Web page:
Deputy Young told a Scrutiny Panel hearing on Tuesday that it was now time to move the focus from working out who met the criteria – by providing irrefutable evidence of at least 10 days’ fishing activity in Jersey’s territorial waters in either 2017, 2018 or 2019 – to when, when and how licensed boats could fish, the so-called ‘nature and extent’ part of the trade agreement.
Behind the 125 successful French boats are 38 on a temporary list who have until 31 January to provide evidence.
He said: “We have got to the point where our effort, as far as I am concerned, is going to be on putting in place the mechanism to ensure the nature and extent clause, which is in the agreement, is implemented.
“That is the priority for the Marine Resources team. I am anxious to get to the point – and I feel we are at it – where we have made those licensing decisions where we have the evidence.
“The temporary licences expire at the end of January. We are clearly in a position where if there is no more evidence produced by the end of January then there will not be any more fishing, except those 125 boats that have qualified.
“But the door won’t be closed to any boat coming after that if they give us that information.
“We have a scheme of licences but without the means yet to regulate the activity, which is the key point in the agreement. There is no point having a licensing system unless we can do that. That is why I have made it quite plain that now is the time to move on.”
Pictured: Jersey's fisheries vessel Norman Le Brocq has continued to study marine life around the island.
The Deputy said that the Government had created criteria to determine ‘nature and extent’ but he was not willing to share it publicly before negotiations with the EU on it had started.
The meeting heard that scientific work to assess the current populations of marine life was advanced, despite the Marine Resources team having to spend a significant amount of time assessing disparate sources of data, including logbooks and screenshots, to assess if a boat should get a licence.
It also heard that the Jersey Fishermen’s Association intended to send 46 licence applications to the EU to fish in French waters. This is on top of eight already made through the Marine Resources Team.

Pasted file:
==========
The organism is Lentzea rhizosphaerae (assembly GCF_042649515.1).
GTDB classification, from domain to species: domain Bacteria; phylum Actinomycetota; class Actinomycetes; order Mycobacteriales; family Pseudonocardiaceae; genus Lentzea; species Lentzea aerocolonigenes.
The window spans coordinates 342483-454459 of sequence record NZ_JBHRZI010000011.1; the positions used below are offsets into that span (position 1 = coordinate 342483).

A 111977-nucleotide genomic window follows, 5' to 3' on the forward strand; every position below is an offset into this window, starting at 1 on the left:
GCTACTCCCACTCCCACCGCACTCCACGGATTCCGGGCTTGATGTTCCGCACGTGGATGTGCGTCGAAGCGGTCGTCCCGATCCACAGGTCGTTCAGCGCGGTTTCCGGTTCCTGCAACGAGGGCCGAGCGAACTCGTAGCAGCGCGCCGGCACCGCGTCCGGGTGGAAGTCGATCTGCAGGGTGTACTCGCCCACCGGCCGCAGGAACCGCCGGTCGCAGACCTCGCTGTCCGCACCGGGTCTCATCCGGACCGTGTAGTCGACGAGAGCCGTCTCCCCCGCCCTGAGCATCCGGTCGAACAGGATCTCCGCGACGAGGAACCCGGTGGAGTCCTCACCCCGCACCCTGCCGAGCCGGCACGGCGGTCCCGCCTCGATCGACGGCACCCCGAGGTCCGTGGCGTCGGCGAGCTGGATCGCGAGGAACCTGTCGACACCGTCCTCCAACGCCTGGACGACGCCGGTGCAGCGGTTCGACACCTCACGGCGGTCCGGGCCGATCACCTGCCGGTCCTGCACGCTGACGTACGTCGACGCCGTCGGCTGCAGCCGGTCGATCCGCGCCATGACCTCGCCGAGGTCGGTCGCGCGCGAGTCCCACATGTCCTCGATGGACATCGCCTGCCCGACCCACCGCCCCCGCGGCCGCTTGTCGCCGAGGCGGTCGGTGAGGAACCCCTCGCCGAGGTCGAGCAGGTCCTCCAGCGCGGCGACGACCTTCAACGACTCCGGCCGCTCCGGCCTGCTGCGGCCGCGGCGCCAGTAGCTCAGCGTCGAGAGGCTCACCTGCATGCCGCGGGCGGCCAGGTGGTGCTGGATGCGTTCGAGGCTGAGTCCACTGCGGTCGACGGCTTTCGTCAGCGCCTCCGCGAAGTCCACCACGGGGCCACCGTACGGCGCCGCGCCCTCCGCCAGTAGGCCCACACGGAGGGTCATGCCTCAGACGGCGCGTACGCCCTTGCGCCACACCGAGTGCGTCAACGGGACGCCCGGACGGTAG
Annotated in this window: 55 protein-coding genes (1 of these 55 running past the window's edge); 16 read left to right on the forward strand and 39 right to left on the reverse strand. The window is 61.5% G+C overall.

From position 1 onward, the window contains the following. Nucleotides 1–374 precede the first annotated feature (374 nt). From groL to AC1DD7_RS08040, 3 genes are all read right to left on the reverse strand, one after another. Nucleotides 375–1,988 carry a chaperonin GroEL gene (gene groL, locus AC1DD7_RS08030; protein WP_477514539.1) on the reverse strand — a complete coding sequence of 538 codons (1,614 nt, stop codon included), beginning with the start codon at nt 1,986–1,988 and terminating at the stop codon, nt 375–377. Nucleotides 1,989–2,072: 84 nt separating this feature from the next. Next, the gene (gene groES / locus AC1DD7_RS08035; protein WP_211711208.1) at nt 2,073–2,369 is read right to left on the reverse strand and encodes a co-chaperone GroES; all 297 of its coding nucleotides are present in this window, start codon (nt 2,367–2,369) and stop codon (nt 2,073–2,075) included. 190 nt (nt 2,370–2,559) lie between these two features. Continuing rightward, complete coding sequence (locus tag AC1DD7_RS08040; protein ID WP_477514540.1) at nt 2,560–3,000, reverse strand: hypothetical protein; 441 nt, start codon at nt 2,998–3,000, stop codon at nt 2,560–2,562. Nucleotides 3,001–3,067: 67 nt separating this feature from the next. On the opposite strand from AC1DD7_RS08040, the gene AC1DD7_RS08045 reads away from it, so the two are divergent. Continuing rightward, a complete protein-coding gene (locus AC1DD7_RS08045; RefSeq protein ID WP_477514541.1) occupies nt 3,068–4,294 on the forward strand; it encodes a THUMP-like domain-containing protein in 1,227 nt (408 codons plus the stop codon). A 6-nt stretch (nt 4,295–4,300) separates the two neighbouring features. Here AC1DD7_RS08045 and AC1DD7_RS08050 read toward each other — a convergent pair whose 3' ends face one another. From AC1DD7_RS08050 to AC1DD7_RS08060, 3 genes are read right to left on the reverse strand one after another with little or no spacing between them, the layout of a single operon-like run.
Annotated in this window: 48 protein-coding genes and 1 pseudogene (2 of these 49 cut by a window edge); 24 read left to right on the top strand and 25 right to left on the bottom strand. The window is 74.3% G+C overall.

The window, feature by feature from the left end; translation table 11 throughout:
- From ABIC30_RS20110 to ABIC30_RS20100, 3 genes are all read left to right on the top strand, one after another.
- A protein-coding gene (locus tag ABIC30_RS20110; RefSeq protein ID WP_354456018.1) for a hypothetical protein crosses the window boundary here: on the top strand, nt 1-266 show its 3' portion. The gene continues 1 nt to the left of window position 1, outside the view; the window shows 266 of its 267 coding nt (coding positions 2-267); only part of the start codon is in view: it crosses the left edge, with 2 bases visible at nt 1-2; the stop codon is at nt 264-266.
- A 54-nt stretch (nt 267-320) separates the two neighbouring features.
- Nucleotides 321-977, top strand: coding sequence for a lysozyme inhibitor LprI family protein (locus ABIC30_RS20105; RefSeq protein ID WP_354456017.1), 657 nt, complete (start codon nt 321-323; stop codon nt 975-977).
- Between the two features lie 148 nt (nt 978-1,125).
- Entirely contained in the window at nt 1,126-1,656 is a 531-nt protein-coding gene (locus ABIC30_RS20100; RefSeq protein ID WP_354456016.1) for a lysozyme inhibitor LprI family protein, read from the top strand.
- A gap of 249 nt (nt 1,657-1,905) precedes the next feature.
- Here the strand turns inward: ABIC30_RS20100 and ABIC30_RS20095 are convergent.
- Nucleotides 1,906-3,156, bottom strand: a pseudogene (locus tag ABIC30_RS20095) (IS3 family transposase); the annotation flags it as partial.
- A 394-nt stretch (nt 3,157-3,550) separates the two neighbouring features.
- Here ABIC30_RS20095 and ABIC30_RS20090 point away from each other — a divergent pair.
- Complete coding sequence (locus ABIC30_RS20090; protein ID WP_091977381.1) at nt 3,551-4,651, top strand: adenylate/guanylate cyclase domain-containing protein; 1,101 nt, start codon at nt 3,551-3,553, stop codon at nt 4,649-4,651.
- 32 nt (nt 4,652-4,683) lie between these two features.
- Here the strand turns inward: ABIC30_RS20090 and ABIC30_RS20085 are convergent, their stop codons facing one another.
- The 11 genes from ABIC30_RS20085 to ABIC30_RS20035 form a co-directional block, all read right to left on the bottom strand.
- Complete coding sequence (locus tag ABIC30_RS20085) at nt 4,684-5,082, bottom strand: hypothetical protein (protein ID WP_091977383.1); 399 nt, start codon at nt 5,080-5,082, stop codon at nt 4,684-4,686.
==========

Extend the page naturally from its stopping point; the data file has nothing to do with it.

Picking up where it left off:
Deputy Young said each application would be thoroughly checked by his officers before being sent to London and onto Brussels for verification. This was to ensure that the accompanying evidence of past fishing activity in France was sufficient.
So far, the EU has approved one of the original eight Jersey applications. The Environment Minister said last week that, “through the UK, officers have requested that decisions in relation to those applications are expedited as a priority.”
Jersey has up to now faced the brunt of French clamour over the disputed post-Brexit licensing regime, but Guernsey also became a target last week after it announced 43 French boats would be given permission to continue operating in its territorial waters, while 18 trawlers would not.
On Wednesday, the Royal Navy and Royal Marines took part in 'Exercise Joint Blockade' - a drill simulating a blockade of St. Peter Port and other ports in the Channel Islands and how naval forces work on how they might break up a blockade.
Then on Thursday night, a group of around 10 French vessels blocked Alderney fisherman Lewis Main, who was on the Amanda Jane, from landing his catch at Lawton-Collins wharf in Cherbourg, in retaliation.